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May 27, 2020
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While investing in distressed companies can produce enormous gains, not all distressed companies fully recover. Some slip into bankruptcy, yet this might still produce a positive return for some bondholders.   However, in some cases the company has little value at all, and is best sold piecemeal, for scrap, in essence. What happens to your investment then?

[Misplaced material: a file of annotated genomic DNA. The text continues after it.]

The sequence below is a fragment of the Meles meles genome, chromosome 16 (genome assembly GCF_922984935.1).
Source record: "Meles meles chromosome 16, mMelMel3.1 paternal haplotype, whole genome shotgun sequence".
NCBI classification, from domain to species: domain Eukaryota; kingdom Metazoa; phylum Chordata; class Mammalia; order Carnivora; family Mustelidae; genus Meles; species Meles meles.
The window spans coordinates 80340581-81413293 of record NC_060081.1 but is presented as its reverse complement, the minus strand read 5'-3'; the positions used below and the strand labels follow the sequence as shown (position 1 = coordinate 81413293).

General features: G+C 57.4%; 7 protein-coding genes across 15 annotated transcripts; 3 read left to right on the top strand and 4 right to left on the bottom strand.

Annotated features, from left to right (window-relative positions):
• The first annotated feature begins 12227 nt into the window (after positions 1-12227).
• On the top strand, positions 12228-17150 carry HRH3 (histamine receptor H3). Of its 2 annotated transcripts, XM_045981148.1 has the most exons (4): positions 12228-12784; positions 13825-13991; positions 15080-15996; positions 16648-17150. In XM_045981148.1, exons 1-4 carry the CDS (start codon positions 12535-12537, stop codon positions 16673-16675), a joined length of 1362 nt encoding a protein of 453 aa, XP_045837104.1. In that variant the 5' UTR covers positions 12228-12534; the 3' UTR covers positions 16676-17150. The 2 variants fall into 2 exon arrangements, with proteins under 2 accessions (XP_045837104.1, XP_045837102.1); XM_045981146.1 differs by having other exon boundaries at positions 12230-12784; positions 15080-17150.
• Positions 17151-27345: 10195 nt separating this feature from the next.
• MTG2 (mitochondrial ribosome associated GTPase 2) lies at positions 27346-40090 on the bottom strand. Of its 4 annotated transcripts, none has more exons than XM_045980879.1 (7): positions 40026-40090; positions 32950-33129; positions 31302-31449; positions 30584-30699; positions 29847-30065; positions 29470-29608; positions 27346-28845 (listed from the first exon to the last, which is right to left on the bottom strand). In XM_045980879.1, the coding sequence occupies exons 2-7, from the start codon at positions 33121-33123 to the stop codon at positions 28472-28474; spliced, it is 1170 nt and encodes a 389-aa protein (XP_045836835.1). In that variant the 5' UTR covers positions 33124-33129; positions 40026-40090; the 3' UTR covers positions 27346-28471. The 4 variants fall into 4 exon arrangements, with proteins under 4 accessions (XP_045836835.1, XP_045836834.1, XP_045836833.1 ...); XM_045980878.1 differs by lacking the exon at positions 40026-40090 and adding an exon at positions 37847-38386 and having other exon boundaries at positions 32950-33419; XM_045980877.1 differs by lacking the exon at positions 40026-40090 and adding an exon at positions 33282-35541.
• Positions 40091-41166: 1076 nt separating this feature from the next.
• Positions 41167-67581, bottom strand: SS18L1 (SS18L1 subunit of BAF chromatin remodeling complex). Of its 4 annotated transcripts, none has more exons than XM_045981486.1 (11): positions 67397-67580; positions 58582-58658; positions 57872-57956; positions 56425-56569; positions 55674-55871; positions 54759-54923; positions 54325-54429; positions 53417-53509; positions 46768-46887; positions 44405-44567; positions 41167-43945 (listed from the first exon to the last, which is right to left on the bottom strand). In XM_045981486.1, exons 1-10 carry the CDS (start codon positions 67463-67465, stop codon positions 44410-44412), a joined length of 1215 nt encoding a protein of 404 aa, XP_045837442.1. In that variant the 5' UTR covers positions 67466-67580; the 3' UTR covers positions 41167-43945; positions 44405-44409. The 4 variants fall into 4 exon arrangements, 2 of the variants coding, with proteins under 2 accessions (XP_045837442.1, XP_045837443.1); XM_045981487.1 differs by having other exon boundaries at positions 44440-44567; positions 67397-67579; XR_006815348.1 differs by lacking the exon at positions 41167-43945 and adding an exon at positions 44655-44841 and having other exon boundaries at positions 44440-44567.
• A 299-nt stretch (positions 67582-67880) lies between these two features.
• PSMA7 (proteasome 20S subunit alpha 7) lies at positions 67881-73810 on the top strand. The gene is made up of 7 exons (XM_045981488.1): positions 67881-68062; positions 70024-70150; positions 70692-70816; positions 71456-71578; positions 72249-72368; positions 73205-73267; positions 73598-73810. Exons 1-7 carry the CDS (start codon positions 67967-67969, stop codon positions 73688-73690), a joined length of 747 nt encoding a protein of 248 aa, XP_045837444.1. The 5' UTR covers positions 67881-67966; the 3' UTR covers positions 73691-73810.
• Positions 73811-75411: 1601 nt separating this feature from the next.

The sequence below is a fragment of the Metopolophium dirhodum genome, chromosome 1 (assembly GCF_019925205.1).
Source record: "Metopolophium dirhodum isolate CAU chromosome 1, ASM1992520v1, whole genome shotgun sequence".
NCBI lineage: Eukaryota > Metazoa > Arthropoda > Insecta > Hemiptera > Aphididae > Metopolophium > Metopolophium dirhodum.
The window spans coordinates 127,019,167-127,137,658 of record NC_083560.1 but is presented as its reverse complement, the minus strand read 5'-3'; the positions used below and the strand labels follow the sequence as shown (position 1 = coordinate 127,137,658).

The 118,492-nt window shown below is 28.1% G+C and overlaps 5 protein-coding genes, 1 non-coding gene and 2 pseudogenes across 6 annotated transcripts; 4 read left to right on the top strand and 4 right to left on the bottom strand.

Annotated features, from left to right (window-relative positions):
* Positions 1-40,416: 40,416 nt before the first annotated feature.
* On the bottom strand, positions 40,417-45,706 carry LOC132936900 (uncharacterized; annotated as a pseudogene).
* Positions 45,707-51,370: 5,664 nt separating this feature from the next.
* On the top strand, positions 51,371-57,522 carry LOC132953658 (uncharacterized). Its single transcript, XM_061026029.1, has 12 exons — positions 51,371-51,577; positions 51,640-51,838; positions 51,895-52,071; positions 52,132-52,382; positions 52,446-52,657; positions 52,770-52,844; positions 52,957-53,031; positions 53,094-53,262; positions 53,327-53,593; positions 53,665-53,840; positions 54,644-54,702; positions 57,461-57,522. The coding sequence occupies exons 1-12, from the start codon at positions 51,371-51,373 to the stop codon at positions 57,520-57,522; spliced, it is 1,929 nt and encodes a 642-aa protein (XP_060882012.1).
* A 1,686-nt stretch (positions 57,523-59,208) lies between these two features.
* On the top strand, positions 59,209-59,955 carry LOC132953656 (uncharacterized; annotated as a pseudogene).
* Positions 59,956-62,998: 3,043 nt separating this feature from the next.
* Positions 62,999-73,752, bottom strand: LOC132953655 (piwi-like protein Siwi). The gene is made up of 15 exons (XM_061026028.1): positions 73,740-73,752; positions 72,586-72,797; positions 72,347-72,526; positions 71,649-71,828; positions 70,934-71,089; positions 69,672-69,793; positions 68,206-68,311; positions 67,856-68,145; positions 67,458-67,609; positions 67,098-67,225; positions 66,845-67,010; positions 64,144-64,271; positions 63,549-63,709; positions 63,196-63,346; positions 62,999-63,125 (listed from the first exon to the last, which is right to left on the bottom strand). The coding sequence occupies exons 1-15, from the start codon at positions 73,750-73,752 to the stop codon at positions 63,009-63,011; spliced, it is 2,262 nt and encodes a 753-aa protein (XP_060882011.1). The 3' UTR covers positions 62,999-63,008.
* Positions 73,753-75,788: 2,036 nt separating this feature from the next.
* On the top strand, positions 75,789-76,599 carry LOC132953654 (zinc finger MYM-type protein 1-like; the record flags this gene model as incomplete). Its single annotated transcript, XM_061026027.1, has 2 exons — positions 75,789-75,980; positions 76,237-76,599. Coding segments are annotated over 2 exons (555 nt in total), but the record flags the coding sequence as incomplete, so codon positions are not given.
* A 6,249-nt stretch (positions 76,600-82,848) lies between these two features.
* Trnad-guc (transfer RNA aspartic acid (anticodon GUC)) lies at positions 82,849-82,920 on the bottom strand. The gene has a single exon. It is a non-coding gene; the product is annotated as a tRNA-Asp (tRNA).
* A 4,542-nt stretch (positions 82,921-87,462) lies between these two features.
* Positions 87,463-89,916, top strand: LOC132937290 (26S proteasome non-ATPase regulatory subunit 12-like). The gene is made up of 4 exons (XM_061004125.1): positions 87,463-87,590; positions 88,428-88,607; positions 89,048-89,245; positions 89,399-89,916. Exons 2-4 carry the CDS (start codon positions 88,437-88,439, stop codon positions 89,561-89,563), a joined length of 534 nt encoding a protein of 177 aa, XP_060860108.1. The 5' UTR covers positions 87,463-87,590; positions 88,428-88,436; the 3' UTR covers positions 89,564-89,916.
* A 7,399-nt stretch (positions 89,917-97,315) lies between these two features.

In nearly every case, the shares of a company in bankruptcy become worthless. In very rare cases, however, they can become great investments. W.R. Grace (NYSE:GRA) shares produced a 75-fold return, as an example.  With California utility PG&E (NYSE:PCG) now in bankruptcy, the range of possible outcomes for its equity is wide.A straightforward approach would put the range at a total loss (-100%) to +400% gain.  A back-of-the-envelope estimate might put the upside at $25-40 for a 79% to 185% potential return – generous but risky given the real possibility of a 100% loss.  Buying PCG shares may make sense for sophisticated investors able to tolerate a total loss, but not for nearly anyone else. In nearly every case, the shares of a company in bankruptcy become worthless. The company’s liabilities exceed its ability to pay them, and typically its assets don’t have enough value to cover the obligations, either. Once the remaining value gets carved up among various creditors, there is usually nothing remaining for shareholders. Sears Holdings, now in bankruptcy, will likely go this route.